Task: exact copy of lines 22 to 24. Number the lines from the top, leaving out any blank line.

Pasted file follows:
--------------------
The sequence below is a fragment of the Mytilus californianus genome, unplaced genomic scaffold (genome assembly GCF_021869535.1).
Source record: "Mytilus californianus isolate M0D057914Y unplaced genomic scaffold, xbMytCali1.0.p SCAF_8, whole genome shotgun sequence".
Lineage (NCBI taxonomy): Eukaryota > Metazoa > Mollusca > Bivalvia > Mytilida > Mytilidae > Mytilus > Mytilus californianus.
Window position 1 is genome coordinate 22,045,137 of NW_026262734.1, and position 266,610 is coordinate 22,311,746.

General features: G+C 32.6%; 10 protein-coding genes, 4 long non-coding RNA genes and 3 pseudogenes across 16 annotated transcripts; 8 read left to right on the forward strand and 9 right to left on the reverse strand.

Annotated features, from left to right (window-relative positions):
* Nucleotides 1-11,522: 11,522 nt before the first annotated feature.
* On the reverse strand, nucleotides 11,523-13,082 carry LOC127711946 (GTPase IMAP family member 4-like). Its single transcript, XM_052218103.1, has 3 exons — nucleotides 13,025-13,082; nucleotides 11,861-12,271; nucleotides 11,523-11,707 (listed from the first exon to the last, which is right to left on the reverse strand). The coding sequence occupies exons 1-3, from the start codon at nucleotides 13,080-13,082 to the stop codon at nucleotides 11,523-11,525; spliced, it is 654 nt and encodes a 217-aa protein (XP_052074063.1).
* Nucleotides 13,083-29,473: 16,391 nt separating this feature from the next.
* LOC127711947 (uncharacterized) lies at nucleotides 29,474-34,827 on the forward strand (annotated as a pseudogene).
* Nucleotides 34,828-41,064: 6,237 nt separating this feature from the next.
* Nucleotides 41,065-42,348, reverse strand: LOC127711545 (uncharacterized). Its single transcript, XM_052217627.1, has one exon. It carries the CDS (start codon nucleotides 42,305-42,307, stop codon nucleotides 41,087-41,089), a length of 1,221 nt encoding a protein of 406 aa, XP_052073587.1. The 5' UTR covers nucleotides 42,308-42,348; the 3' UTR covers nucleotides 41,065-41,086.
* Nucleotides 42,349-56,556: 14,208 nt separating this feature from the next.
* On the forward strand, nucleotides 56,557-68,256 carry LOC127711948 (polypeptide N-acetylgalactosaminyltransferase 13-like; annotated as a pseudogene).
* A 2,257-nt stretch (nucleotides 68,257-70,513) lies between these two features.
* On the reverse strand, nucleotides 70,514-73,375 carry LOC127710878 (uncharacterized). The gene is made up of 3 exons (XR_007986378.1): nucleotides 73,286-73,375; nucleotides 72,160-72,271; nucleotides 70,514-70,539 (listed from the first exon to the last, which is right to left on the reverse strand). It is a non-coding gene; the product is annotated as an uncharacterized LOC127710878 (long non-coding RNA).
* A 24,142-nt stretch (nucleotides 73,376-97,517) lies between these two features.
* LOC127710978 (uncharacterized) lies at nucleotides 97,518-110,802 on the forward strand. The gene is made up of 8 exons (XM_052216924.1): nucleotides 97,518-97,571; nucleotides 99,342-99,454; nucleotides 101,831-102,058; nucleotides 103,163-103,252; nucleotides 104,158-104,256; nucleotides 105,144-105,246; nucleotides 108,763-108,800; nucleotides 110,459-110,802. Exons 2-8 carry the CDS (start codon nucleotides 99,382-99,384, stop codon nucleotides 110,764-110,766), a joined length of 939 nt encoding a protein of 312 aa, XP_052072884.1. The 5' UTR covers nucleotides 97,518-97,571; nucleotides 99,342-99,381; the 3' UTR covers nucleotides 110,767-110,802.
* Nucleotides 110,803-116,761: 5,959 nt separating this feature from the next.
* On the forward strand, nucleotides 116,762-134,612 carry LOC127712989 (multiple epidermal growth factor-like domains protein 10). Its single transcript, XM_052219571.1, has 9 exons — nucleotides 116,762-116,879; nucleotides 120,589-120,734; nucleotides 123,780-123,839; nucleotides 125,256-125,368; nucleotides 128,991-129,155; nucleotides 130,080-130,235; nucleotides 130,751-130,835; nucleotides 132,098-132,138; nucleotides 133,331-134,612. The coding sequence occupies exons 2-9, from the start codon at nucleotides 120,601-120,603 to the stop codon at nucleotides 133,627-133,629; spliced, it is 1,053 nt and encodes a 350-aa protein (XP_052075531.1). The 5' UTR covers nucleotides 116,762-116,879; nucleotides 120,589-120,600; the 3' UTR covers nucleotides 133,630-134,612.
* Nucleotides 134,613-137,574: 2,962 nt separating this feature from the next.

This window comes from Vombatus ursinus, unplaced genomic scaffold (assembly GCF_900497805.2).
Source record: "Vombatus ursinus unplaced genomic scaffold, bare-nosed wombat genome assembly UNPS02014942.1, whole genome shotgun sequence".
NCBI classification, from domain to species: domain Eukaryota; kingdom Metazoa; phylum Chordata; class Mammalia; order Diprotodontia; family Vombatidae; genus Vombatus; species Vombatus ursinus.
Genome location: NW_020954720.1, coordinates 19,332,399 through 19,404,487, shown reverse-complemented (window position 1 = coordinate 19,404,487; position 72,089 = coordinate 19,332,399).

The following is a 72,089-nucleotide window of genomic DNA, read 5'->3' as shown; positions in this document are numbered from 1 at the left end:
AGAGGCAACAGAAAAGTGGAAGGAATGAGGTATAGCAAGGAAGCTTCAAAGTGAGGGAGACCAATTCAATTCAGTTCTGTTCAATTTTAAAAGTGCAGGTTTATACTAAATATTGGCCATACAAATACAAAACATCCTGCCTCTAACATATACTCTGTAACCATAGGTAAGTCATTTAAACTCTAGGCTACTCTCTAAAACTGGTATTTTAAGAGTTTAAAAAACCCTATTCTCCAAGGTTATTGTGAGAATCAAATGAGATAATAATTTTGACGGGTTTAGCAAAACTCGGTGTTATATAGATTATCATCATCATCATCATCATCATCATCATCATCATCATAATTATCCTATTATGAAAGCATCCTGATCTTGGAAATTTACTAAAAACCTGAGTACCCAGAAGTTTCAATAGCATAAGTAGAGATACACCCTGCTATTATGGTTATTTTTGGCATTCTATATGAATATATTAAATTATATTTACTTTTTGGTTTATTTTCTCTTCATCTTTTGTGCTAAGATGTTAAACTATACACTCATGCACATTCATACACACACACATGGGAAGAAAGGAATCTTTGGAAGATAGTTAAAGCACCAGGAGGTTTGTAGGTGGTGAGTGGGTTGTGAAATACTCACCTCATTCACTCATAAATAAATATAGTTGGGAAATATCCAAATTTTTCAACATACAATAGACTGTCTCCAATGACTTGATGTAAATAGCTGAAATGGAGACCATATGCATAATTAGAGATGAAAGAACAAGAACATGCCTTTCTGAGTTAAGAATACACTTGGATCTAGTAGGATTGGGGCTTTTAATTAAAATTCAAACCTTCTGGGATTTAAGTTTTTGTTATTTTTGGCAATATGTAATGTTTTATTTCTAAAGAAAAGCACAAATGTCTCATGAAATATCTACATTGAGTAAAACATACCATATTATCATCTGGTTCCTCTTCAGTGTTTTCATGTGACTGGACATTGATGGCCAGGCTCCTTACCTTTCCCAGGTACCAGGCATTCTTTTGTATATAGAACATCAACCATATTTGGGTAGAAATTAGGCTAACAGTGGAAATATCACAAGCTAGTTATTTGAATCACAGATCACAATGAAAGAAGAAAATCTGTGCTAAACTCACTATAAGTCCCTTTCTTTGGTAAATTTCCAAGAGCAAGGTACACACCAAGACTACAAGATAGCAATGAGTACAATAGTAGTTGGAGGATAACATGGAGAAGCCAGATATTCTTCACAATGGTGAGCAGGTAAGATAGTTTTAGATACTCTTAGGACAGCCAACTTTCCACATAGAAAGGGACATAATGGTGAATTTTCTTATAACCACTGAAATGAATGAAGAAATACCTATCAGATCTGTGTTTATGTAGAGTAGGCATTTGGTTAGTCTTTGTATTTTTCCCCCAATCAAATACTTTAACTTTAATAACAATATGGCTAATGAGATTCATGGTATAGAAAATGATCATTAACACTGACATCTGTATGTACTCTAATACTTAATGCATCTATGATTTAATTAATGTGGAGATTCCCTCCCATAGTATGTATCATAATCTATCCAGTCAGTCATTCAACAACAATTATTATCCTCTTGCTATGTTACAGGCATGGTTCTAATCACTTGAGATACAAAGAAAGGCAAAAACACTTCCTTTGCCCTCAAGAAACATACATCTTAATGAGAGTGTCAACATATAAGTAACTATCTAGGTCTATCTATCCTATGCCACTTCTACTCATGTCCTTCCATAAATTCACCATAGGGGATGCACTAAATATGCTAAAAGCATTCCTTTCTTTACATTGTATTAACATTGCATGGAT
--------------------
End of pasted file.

This window comes from Vombatus ursinus, unplaced genomic scaffold (assembly GCF_900497805.2).
Source record: "Vombatus ursinus unplaced genomic scaffold, bare-nosed wombat genome assembly UNPS02014942.1, whole genome shotgun sequence".
NCBI classification, from domain to species: domain Eukaryota; kingdom Metazoa; phylum Chordata; class Mammalia; order Diprotodontia; family Vombatidae; genus Vombatus; species Vombatus ursinus.